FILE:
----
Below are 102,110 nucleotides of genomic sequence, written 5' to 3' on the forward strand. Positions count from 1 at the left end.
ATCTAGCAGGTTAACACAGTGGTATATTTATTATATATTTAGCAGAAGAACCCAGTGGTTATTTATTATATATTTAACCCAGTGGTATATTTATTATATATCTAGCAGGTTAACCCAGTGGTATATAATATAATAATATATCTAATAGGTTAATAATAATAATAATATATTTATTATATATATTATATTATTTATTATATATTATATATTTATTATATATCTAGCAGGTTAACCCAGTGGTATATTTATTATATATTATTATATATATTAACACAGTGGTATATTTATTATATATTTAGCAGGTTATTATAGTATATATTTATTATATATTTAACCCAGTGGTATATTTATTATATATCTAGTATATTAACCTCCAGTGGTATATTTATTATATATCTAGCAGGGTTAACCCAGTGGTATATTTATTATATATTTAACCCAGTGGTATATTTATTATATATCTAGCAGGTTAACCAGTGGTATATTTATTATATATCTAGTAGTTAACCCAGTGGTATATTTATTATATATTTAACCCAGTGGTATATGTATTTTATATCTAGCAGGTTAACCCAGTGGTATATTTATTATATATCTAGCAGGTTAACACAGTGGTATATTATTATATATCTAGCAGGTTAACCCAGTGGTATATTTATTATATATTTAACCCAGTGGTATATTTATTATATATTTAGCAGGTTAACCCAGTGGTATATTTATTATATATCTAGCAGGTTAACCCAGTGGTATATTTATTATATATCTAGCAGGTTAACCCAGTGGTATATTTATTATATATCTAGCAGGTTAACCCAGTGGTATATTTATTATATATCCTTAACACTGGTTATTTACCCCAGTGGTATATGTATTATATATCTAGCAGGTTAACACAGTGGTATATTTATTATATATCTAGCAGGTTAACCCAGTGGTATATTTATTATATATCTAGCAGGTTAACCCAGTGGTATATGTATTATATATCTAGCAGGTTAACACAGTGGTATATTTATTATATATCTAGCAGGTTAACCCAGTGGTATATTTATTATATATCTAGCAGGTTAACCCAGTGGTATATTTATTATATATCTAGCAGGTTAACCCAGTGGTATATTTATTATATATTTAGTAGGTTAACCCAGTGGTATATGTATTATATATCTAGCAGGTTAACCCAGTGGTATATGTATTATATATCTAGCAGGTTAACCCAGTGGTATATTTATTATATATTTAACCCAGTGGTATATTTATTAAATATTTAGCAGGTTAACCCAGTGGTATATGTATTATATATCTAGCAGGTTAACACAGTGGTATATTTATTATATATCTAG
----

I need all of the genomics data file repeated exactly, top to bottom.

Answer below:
Below are 102,110 nucleotides of genomic sequence, written 5' to 3' on the forward strand. Positions count from 1 at the left end.
ATCTAGCAGGTTAACACAGTGGTATATTTATTATATATTTAGCAGAAGAACCCAGTGGTTATTTATTATATATTTAACCCAGTGGTATATTTATTATATATCTAGCAGGTTAACCCAGTGGTATATAATATAATAATATATCTAATAGGTTAATAATAATAATAATATATTTATTATATATATTATATTATTTATTATATATTATATATTTATTATATATCTAGCAGGTTAACCCAGTGGTATATTTATTATATATTATTATATATATTAACACAGTGGTATATTTATTATATATTTAGCAGGTTATTATAGTATATATTTATTATATATTTAACCCAGTGGTATATTTATTATATATCTAGTATATTAACCTCCAGTGGTATATTTATTATATATCTAGCAGGGTTAACCCAGTGGTATATTTATTATATATTTAACCCAGTGGTATATTTATTATATATCTAGCAGGTTAACCAGTGGTATATTTATTATATATCTAGTAGTTAACCCAGTGGTATATTTATTATATATTTAACCCAGTGGTATATGTATTTTATATCTAGCAGGTTAACCCAGTGGTATATTTATTATATATCTAGCAGGTTAACACAGTGGTATATTATTATATATCTAGCAGGTTAACCCAGTGGTATATTTATTATATATTTAACCCAGTGGTATATTTATTATATATTTAGCAGGTTAACCCAGTGGTATATTTATTATATATCTAGCAGGTTAACCCAGTGGTATATTTATTATATATCTAGCAGGTTAACCCAGTGGTATATTTATTATATATCTAGCAGGTTAACCCAGTGGTATATTTATTATATATCCTTAACACTGGTTATTTACCCCAGTGGTATATGTATTATATATCTAGCAGGTTAACACAGTGGTATATTTATTATATATCTAGCAGGTTAACCCAGTGGTATATTTATTATATATCTAGCAGGTTAACCCAGTGGTATATGTATTATATATCTAGCAGGTTAACACAGTGGTATATTTATTATATATCTAGCAGGTTAACCCAGTGGTATATTTATTATATATCTAGCAGGTTAACCCAGTGGTATATTTATTATATATCTAGCAGGTTAACCCAGTGGTATATTTATTATATATTTAGTAGGTTAACCCAGTGGTATATGTATTATATATCTAGCAGGTTAACCCAGTGGTATATGTATTATATATCTAGCAGGTTAACCCAGTGGTATATTTATTATATATTTAACCCAGTGGTATATTTATTAAATATTTAGCAGGTTAACCCAGTGGTATATGTATTATATATCTAGCAGGTTAACACAGTGGTATATTTATTATATATCTAG